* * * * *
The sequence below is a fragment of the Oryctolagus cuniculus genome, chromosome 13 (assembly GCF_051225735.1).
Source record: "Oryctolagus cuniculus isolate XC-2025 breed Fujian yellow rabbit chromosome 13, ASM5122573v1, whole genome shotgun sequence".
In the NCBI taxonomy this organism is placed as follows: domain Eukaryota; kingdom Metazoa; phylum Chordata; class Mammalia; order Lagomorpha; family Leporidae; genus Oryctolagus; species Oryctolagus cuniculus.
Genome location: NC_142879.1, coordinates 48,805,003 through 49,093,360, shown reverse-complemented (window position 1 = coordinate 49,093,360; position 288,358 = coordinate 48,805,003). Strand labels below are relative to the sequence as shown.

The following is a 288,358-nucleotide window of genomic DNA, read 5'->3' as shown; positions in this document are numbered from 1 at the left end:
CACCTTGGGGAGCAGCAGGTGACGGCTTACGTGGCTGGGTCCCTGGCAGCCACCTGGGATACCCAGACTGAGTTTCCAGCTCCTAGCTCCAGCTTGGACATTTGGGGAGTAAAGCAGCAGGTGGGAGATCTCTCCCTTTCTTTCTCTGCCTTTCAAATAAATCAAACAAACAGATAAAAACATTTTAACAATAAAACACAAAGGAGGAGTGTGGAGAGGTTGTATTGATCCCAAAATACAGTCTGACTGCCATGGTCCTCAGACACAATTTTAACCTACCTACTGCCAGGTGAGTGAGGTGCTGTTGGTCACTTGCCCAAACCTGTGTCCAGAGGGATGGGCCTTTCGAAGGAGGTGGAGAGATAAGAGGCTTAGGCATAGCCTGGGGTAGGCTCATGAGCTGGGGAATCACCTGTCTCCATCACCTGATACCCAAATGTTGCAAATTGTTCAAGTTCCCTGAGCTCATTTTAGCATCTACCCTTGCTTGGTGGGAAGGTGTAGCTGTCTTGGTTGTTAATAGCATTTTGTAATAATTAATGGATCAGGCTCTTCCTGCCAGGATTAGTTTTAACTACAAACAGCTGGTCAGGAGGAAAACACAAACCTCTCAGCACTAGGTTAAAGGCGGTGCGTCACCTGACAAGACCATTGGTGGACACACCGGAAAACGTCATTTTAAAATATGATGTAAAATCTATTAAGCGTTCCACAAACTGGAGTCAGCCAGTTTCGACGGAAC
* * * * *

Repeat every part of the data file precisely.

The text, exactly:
The sequence below is a fragment of the Oryctolagus cuniculus genome, chromosome 13 (assembly GCF_051225735.1).
Source record: "Oryctolagus cuniculus isolate XC-2025 breed Fujian yellow rabbit chromosome 13, ASM5122573v1, whole genome shotgun sequence".
In the NCBI taxonomy this organism is placed as follows: domain Eukaryota; kingdom Metazoa; phylum Chordata; class Mammalia; order Lagomorpha; family Leporidae; genus Oryctolagus; species Oryctolagus cuniculus.
Genome location: NC_142879.1, coordinates 48,805,003 through 49,093,360, shown reverse-complemented (window position 1 = coordinate 49,093,360; position 288,358 = coordinate 48,805,003). Strand labels below are relative to the sequence as shown.

The following is a 288,358-nucleotide window of genomic DNA, read 5'->3' as shown; positions in this document are numbered from 1 at the left end:
CACCTTGGGGAGCAGCAGGTGACGGCTTACGTGGCTGGGTCCCTGGCAGCCACCTGGGATACCCAGACTGAGTTTCCAGCTCCTAGCTCCAGCTTGGACATTTGGGGAGTAAAGCAGCAGGTGGGAGATCTCTCCCTTTCTTTCTCTGCCTTTCAAATAAATCAAACAAACAGATAAAAACATTTTAACAATAAAACACAAAGGAGGAGTGTGGAGAGGTTGTATTGATCCCAAAATACAGTCTGACTGCCATGGTCCTCAGACACAATTTTAACCTACCTACTGCCAGGTGAGTGAGGTGCTGTTGGTCACTTGCCCAAACCTGTGTCCAGAGGGATGGGCCTTTCGAAGGAGGTGGAGAGATAAGAGGCTTAGGCATAGCCTGGGGTAGGCTCATGAGCTGGGGAATCACCTGTCTCCATCACCTGATACCCAAATGTTGCAAATTGTTCAAGTTCCCTGAGCTCATTTTAGCATCTACCCTTGCTTGGTGGGAAGGTGTAGCTGTCTTGGTTGTTAATAGCATTTTGTAATAATTAATGGATCAGGCTCTTCCTGCCAGGATTAGTTTTAACTACAAACAGCTGGTCAGGAGGAAAACACAAACCTCTCAGCACTAGGTTAAAGGCGGTGCGTCACCTGACAAGACCATTGGTGGACACACCGGAAAACGTCATTTTAAAATATGATGTAAAATCTATTAAGCGTTCCACAAACTGGAGTCAGCCAGTTTCGACGGAAC